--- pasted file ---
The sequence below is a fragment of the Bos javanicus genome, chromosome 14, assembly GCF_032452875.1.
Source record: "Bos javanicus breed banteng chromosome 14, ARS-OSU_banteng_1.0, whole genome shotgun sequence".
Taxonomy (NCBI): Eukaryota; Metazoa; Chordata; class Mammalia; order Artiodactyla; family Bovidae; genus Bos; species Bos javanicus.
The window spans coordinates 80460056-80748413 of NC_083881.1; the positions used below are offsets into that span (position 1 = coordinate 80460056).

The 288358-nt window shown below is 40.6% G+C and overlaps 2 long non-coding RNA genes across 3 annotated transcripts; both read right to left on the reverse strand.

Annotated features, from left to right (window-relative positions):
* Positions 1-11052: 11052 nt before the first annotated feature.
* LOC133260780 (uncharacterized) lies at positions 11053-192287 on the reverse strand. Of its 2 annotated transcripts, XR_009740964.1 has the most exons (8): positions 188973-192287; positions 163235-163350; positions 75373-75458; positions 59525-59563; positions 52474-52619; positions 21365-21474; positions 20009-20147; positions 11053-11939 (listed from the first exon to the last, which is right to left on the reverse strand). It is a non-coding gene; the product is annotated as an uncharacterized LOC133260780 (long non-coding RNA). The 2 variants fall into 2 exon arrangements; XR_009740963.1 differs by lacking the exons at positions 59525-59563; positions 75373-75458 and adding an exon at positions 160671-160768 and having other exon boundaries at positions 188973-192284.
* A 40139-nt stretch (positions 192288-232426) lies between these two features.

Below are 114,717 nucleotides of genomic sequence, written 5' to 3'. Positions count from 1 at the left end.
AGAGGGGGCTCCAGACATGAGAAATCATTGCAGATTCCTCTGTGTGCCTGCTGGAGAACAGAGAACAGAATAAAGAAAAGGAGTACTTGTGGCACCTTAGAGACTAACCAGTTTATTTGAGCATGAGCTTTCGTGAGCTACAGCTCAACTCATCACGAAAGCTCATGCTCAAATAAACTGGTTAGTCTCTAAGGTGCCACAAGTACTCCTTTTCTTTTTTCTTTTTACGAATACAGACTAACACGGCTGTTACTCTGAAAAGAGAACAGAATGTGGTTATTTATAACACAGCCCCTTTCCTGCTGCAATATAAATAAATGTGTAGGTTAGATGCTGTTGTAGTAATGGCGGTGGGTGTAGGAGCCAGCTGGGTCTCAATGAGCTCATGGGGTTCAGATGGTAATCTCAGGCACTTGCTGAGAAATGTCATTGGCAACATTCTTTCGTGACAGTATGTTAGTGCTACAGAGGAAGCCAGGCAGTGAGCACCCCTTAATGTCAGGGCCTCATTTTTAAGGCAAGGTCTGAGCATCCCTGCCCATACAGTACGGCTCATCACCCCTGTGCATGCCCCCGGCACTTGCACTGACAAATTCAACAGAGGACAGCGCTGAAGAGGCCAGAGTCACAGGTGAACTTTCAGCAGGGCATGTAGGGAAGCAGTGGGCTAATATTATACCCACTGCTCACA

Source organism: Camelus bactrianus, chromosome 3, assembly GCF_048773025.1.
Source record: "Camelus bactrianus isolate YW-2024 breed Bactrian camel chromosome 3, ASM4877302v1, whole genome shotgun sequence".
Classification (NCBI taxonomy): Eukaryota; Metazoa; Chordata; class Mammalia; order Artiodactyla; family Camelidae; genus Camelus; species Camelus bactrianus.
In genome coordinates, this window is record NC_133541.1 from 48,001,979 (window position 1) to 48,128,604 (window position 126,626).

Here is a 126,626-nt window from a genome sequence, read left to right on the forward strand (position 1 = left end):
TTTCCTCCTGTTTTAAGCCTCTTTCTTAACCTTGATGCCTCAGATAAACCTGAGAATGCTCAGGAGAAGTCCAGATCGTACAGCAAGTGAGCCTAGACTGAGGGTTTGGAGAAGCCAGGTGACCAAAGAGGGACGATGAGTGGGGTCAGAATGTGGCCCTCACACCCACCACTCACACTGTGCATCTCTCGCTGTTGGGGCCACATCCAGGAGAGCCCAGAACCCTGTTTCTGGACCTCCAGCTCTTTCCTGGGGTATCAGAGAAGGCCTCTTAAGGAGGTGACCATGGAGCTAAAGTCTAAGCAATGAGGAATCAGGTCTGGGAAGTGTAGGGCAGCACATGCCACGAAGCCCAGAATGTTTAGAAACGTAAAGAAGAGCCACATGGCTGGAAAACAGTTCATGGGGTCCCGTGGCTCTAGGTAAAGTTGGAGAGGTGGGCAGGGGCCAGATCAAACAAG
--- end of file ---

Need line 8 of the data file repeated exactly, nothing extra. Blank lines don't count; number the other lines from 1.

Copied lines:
* LOC133260780 (uncharacterized) lies at positions 11053-192287 on the reverse strand. Of its 2 annotated transcripts, XR_009740964.1 has the most exons (8): positions 188973-192287; positions 163235-163350; positions 75373-75458; positions 59525-59563; positions 52474-52619; positions 21365-21474; positions 20009-20147; positions 11053-11939 (listed from the first exon to the last, which is right to left on the reverse strand). It is a non-coding gene; the product is annotated as an uncharacterized LOC133260780 (long non-coding RNA). The 2 variants fall into 2 exon arrangements; XR_009740963.1 differs by lacking the exons at positions 59525-59563; positions 75373-75458 and adding an exon at positions 160671-160768 and having other exon boundaries at positions 188973-192284.